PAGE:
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For those of you who read the comments-boxes, there has been a veritable feast of controversy over the vitally important question of what it means to be ‘saved’. I am sorry if, to some, this causes grief, it is not meant to, but what is one to do when one perceives false doctrine? I have tried not to riducule Bosco, but I cannot simply let his views pass unchallenged. One of our commentators, Steve has provided a most interesting, and I think, illuminating commentary on Acts 2:38:

Then Peter said to them, “Repent, and let every one of you be baptized in the name of Jesus Christ for the remission of sins; and you shall receive the gift of the Holy Spirit.

Steve provides a number of readings of this which, whilst common enough, are none of them what Christians have believed, and none of which actually map onto what St Peter said. These bear rescuing from the comments section so a wider audience can benefit from them. Steve’s ten fictional readings include:

1. Acts 2:38 Peter said to them, “Repent and be baptized because your sins have already been forgiven. (Fictional Account)

Much the same can be said of the idea of being saved. As I understand him, our friend Bosco’s account of salvation would run along the lines of number 1 above. Bosco writes: If the saved do something wrong, it is up to them to ask to be forgiven, and the Lord is true and just to forgive us, and believes that even if he murders someone, he can ask for forgiveness and it will be given to him. This is, unless I have him wrong (and if so, apologies and an invitation to him to say what he does believe) a version of ‘once saved, always saved.’ But where, in Holy Scripture, does it say this? In Hebrews 10:26 we are told:

For if we sin willfully after we have received the knowledge of the truth, there no longer remains a sacrifice for sins,

That we have to strive to overcome our sins to be saved seems so clear that it is surprising anyone ever thought otherwise. In Revelation 3:5 we read:

He that overcometh, the same shall be clothed in white raiment; and I will not blot out his name out of the book of life, but I will confess his name before my Father, and before his angels.”

St Peter warns us:

For it had been better for them not to have known the way of righteousness, than, after they have known it, to turn from the holy commandment delivered unto them. But it is happened unto them according to the true proverb, The dog is turned to his own vomit again; and the sow that was washed to her wallowing in the mire

So we see, clearly, in Scripture, that those who have known the way of righteousness can turn from it, and if they do, it would have been better for them that they had never known it. This, too, the author of Hebrews emphasises:

“For it is impossible for those who were once enlightened, and have tasted of the heavenly gift, and were made partakers of the Holy Ghost, and have tasted the good word of God, and the powers of the world to come, If they shall fall away, to renew them again unto repentance; seeing they crucify to themselves the Son of God afresh, and put him to an open shame.”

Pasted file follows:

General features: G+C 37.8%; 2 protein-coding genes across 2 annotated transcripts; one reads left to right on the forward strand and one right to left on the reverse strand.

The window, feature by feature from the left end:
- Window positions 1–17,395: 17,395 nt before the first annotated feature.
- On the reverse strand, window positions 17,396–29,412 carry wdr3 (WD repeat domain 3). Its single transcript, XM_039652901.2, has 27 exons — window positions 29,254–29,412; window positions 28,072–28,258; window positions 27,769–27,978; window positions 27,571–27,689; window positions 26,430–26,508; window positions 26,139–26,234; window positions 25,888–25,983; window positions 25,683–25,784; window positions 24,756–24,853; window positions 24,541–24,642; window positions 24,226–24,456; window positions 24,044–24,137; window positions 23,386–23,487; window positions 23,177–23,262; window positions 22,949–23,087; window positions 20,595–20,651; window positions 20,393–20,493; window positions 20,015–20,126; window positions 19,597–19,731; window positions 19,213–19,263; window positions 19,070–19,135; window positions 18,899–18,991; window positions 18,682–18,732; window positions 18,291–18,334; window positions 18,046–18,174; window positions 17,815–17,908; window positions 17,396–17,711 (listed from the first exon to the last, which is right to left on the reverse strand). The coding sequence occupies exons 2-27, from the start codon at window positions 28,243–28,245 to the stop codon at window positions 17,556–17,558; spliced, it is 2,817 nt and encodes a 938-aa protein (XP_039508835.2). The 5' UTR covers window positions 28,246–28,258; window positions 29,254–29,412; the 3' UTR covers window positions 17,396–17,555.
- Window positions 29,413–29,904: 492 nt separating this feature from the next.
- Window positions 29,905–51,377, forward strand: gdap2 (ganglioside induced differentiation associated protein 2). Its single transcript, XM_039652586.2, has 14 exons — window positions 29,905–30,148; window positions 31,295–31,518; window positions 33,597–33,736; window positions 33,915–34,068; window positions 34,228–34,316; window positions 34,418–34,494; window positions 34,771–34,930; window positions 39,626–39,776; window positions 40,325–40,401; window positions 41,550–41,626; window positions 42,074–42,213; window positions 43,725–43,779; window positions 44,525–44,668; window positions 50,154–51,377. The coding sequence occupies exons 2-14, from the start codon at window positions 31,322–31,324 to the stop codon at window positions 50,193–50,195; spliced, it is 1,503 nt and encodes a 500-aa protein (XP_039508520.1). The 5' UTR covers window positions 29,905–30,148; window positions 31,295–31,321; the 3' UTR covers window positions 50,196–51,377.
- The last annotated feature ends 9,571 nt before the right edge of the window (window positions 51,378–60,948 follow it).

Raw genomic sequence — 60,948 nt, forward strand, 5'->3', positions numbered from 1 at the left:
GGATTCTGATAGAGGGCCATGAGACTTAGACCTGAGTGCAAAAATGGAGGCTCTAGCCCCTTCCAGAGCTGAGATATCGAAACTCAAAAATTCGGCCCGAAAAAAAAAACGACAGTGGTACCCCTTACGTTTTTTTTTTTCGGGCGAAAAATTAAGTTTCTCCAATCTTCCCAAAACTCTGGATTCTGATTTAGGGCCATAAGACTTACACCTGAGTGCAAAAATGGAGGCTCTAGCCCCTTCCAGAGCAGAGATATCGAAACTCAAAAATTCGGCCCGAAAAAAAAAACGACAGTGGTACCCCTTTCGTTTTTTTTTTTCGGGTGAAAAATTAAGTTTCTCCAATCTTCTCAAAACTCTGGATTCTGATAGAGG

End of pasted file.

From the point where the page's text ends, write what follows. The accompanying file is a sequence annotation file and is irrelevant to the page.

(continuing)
So it is clearly the case that those who have been enlightened by the Spirit can fall away, and they cannot then be renewed. We are not, here talking about what the Church would call venial sins, but rather about what it calls mortal sins – the sins which separate us from God.

So, becoming saved is not a licence to sin if we wish, because, as St John tells us:

 He who says, “I know Him,” and does not keep His commandments, is a liar, and the truth is not in him.

As St Paul says:

What shall we say then? Shall we continue in sin that grace may abound? Certainly not! How shall we who died to sin live any longer in it?

So yes, those who truly follow Jesus, who are truly his, will not be lost, but that means abiding in His word, for it is the Truth which sets us free. But Paul disciplined himself, knowing that it was possible to lose the prize. If Jesus had preached onced saved, always saved, then why does Paul talk about working out his salvation in ‘fear and trembling’? What is there to worry about if once one has the assurance of salvation, one cannot lose it? Paul writes: ‘I press toward the goal for the prize of the upward call of God in Christ Jesus.’ If we do not believe this, then we deny the word of the Spirit Himself:

Now the Spirit expressly says that in latter times some will depart from the faith, giving heed to deceiving spirits and doctrines of demons, speaking lies in hypocrisy, having their own conscience seared with a hot iron,

Unless someone is willing to say this means that those who were saved, and have departed from the faith and have spoken lies are still ‘saved’, then we have to conclude that, however tempting the idea of ‘once saved. always saved’, it is un-Scriptural.